Indian Gaming Business ReportThe Indian Gaming Business Report provides current, unique, cutting-edge research on Indian gaming appropriate for Native American tribes, gaming companies, casino vendors, investors, regulators, federal/state/local governments, gaming analysts, industry consultants, attorneys, lobbyists, public and government affairs consultants, academics, and any individuals interested in the state of Indian gaming. The report is succinct yet thorough in its analysis and information on the state of Indian gaming today.
The Report provides nationwide and state statistics (the latter not available anywhere else) for calendar year 2017. Market summaries and performance metrics are provided by state. Summaries include year-over-year comparisons for gaming and non-gaming related revenue. The Report includes a directory of Indian gaming facilities with a cross-reference listing of gaming tribes and the facilities they own. Covid closure and reopening data is provided for each facility.
The Report also includes comparisons across states and classes of gaming, state-by-state historical perspective and trends, an examination of the reasons for Indian gaming performance, comparisons to other gaming segments, an economic impact analysis measuring Indian gaming's contribution to the U.S. economy, and a qualitative future outlook.
The Indian Gaming Business Report Online Subscription contains:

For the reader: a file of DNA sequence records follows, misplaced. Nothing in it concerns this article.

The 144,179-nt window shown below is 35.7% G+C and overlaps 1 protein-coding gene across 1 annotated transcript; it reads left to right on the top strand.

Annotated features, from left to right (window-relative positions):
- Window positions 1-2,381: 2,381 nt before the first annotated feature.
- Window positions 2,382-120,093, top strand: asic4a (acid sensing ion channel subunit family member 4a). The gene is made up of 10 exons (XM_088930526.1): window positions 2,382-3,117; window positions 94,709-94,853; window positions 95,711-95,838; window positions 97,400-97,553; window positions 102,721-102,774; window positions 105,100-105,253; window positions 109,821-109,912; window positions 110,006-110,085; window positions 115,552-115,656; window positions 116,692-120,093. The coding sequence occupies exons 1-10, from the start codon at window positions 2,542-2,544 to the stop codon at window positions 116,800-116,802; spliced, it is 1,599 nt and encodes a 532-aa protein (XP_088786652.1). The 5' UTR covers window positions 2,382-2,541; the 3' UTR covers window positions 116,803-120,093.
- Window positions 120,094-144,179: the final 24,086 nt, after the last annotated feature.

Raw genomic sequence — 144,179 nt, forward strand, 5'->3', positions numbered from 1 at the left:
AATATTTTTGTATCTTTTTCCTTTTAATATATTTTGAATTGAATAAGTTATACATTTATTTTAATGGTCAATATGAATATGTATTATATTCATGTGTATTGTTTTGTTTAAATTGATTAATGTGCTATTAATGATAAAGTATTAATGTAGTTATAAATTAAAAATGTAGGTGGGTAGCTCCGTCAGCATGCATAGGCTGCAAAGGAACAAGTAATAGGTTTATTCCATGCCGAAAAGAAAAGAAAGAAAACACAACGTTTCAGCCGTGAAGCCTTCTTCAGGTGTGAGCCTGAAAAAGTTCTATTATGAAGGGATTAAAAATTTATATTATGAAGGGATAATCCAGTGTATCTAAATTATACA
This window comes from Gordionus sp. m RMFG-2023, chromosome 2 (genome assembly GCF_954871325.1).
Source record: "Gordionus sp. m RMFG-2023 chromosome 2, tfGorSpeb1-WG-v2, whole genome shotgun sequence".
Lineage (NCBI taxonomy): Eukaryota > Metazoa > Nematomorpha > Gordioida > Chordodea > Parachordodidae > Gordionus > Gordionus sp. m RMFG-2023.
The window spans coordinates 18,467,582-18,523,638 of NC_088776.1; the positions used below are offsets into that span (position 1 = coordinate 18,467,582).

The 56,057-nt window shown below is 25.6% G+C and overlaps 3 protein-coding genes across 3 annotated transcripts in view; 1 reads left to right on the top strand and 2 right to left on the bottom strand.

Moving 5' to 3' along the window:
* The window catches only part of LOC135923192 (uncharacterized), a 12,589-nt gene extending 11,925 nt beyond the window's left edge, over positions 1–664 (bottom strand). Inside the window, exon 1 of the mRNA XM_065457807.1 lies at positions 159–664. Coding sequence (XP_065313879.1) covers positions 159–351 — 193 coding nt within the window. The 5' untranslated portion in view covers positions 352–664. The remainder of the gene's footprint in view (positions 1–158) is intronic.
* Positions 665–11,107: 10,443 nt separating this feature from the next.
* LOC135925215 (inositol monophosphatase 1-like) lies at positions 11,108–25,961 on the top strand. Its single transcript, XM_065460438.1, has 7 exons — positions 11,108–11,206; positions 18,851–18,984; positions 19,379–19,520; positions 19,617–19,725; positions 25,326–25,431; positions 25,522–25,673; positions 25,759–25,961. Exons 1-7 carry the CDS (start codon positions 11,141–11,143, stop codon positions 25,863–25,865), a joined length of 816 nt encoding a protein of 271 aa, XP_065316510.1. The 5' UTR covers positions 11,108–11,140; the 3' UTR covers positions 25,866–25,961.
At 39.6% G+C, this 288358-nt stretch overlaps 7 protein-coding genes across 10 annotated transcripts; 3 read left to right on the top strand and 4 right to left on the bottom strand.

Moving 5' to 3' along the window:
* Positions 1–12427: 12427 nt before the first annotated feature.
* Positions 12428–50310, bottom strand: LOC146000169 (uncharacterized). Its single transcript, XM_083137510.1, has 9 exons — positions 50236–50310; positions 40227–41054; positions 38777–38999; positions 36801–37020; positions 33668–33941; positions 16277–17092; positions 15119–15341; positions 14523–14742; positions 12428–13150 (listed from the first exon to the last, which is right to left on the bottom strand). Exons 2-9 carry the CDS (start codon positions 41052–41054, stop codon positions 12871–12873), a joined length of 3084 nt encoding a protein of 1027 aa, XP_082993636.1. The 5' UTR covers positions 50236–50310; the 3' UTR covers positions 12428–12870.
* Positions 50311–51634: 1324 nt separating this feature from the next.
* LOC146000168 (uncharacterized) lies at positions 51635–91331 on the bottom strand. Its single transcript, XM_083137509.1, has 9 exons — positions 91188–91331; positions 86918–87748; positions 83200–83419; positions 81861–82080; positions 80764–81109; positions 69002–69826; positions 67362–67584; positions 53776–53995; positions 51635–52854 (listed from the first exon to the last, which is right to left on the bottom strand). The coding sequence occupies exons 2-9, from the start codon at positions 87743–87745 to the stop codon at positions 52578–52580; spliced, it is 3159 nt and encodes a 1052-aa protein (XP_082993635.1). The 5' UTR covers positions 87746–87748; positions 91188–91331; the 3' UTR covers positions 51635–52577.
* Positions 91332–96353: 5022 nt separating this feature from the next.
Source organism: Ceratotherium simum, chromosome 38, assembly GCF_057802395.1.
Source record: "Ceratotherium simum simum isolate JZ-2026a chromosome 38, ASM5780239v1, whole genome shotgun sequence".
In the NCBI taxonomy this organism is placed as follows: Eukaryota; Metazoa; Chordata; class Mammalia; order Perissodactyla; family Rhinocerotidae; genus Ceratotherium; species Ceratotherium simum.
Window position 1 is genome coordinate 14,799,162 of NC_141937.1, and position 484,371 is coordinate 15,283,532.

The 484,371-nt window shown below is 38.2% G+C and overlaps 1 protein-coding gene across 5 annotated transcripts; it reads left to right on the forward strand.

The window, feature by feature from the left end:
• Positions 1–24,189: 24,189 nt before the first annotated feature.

- Indian gaming revenue data back to calendar year 2001 by state, along with revenue growth, non-gaming revenue, number of tribes, number of Indian gaming facilities, number of gaming machines and table games at Indian gaming facilities, and revenue sharing payments made by tribes
- Indian gaming market analyzer tool allowing you to view summary and detail data for custom geographic markets
- Continuously updated Indian gaming tribe and property data
- Online access to the printed teport in easy-to-use Flipping Book format
“I have always had deep appreciation for (the Report). It provides me as a Tribal leader the kind of information that helps me understand the current conditions of the Indian gaming industry, including trends and how our gaming operation is fairing relative to what is going on across Indian Country.”
- W. Ron Allen
Tribal Chairman/CEO, Jamestown S’Klallam Tribe
"(The) annual Indian Gaming Report is a well-presented, well-researched report that offers deep insights into the Indian gaming industry. As a gaming law practitioner, I find it to be an incredibly useful tool."
- George Skibine
Counsel, Dentons US LLP; former Deputy Assistant Secretary for Indian Affairs and former Acting Chairman of the National Indian Gaming Commission